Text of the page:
Happy Three Year Writing Anniversary to me!

I started on this crazy writing journey three years ago today…or this week, or next, or whatever. Anyhow, the day is close. I remember that by Thanksgiving in 2008, I’d already had a few chapters down the chute and my fingers were buzzing.

With each anniversary comes reflection and hopefully a little appreciation of how far you’ve come as a couple.

Me and my writing journey…we’ve come a long way.

I started writing with an idea: A girl who has visions of death before they happen. I thought I’d like to read a book like that. That’s it. Nothing earth-shattering. I tossed around the idea for a couple weeks, but not once did I sit down at the keyboard to spit out a novel. The reason is simple: I wasn’t spectacular at creative writing in college. I found myself so bogged down by the “rules” of the writing project (whatever it may have been at the time), that I never allowed myself the freedom I needed. (This is the reflection, part.) Write a poem using the five senses? Great. I’ll do it. Write a short story using these very specific, and very random, fifty words. No problem. The writing was grammatically correct, structurally sound, and the stories flowed…but there was no meat to them, and the teachers could tell. (It wasn’t until I tossed the rules that I *got* it.)

One day, Husband said, “Why don’t you try writing a book?”

My response was something like, “I don’t know if I can.” (I was thinking something like holy hell, 400 pages would take FOREVER to write!)

“Well, why don’t you sit down at the computer, no pressure, and see how far you get?” he said, like it was nothin’.

And it was nothing. I mean, writing a novel is SOMETHING. It’s hard and tedious and strapping. But I had absolutely nothing to lose.

That story, set in Joliet, Illinois, about a marine who goes to war and a girl who finds herself through life (and death), was written in three months. I wrote late at night when the Husband and munchkins were sleeping. I wrote furiously. No holds barred.

It wasn’t great. But it was a start. The writing bug got under my skin. I took the next step. How do I learn to write great books? Learn from the best! That’s when I found RWA National and went to my first RWA conference (2009 Washington D.C), where I soaked up what the best of the best had to offer an enthusiastic newbie like me. I traveled by myself. I didn’t know a single person there. I was focused on, not a writing career, but writing a single book that people loved to read.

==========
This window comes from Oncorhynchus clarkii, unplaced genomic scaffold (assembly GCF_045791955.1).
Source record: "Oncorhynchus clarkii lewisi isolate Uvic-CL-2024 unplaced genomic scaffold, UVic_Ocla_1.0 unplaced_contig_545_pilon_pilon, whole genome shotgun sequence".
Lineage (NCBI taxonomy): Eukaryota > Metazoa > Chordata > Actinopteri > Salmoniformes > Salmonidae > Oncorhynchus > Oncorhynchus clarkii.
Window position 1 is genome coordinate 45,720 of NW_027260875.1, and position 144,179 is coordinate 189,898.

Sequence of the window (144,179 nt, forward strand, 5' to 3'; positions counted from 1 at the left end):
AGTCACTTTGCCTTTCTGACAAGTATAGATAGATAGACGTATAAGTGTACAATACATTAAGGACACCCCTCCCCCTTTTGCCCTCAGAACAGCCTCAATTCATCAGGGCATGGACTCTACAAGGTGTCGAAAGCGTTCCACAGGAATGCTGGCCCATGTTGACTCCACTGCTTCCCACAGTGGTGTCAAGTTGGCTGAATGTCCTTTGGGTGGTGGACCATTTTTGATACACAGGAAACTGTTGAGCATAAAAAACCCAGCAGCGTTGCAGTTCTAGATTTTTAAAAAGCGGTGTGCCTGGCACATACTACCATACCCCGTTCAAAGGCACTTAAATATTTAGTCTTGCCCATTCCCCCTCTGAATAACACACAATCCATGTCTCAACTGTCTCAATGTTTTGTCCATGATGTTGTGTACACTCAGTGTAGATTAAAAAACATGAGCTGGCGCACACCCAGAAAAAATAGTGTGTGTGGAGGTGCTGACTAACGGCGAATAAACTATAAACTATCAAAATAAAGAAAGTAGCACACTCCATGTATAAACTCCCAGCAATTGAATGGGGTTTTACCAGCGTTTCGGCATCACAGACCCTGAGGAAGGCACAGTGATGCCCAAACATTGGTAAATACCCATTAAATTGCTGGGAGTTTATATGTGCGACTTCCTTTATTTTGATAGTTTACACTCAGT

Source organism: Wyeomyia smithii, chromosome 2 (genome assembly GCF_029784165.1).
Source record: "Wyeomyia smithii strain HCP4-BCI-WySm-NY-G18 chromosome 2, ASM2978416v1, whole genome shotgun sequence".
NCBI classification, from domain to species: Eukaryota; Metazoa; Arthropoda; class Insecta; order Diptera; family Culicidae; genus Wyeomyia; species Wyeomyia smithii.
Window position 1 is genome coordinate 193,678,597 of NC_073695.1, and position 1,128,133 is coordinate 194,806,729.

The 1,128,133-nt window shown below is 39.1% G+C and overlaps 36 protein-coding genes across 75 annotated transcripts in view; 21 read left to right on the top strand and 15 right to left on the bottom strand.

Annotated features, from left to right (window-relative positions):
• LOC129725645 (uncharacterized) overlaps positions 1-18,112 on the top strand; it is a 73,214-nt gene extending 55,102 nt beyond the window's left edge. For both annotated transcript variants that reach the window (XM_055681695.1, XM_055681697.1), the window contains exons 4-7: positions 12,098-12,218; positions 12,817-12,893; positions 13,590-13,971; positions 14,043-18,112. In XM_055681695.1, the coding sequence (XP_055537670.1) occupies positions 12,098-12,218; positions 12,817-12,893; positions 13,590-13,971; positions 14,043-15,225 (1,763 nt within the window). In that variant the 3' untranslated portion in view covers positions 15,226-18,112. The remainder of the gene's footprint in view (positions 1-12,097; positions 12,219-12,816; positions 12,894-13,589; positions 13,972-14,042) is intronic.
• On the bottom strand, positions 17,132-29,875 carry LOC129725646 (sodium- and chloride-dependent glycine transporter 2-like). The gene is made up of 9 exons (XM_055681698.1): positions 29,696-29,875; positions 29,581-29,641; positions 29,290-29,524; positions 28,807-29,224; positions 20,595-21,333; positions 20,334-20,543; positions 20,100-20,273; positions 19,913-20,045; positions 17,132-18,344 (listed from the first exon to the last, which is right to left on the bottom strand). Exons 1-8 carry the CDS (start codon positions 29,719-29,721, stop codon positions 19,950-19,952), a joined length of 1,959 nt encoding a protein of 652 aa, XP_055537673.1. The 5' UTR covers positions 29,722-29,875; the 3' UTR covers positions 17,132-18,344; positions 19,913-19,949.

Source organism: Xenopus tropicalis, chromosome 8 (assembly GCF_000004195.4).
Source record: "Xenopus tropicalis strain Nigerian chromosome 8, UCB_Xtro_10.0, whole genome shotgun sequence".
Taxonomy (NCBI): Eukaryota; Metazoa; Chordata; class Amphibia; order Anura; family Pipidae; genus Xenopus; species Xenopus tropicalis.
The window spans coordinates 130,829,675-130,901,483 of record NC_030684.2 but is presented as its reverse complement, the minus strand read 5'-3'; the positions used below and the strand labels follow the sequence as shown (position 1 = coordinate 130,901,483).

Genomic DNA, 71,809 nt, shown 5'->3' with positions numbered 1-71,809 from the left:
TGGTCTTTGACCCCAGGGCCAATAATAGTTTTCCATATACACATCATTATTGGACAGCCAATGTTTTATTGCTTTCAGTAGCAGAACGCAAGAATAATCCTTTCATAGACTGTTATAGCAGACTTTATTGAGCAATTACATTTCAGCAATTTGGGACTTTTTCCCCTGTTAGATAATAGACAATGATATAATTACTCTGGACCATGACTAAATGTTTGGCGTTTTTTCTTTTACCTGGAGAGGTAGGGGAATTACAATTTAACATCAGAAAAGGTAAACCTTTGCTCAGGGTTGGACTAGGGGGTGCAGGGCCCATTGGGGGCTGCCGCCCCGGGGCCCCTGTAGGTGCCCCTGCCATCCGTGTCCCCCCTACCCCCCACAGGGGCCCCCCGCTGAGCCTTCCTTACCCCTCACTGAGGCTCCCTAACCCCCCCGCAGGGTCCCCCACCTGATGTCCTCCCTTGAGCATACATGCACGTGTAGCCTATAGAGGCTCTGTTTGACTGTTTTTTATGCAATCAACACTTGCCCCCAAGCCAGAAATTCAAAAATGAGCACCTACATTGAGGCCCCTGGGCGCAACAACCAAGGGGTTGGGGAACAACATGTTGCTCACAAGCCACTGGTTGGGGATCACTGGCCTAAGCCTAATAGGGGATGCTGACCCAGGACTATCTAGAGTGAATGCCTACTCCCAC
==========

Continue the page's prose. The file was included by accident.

That’s where the journey really began…

Because I like lists, I’m gonna break down the timeline from there on out.

2008

-First story written

2009

-first story rejected by 100 agents
-Dark Tide Rising written
-half of Intervamption written
-Dark Tide Rising rejected by same 100 agents

2010

-Dark Tide Rising given two offers of publication from e-publishers
-Intervamption finished
-Dark Tide rising sold to The Wild Rose Press
-Offer of representation from agent for Intervamption query
-lost representation (agency closure)
-New offer of representation from agent (Hellooo Nalini!)
-half of Vamped Up written

2011

-Intervamption and Vamped Up sold to Avon Impulse
-Dark Tide Rising published in February
-Vamped Up finished
-Intervamption published in July
-Claimed by Desire written
-Claimed by Desire and 2nd novella sold to Harlequin
*Vamped Up published in December
*Feralon novella 2 written

2012

*Book 3 in Vampires of Crimson Bay series written
*Claimed by Desire published in Summer
*2nd novella published in Fall or Winter

(*’s are things to come, pending the stars aligning “just so” and the current path continuing as is.)

Quite a relationship we’ve had the past three years, isn’t it? What that list doesn’t include are the amount of wonderful writers I’ve become friends with. The critique partners who’ve helped shape my work. And how my becoming President of SFARWA this year has impacted my career. Since my first conference in D.C., I haven’t missed a one. I still hope that people (or even one person) loves my work, but now I’ve got the bigger picture–this is my career.

And I can do this. (At least that’s what I tell myself when I sit at the computer, staring at the blank screen!)

I only hope the next three years are as eventful as the last!

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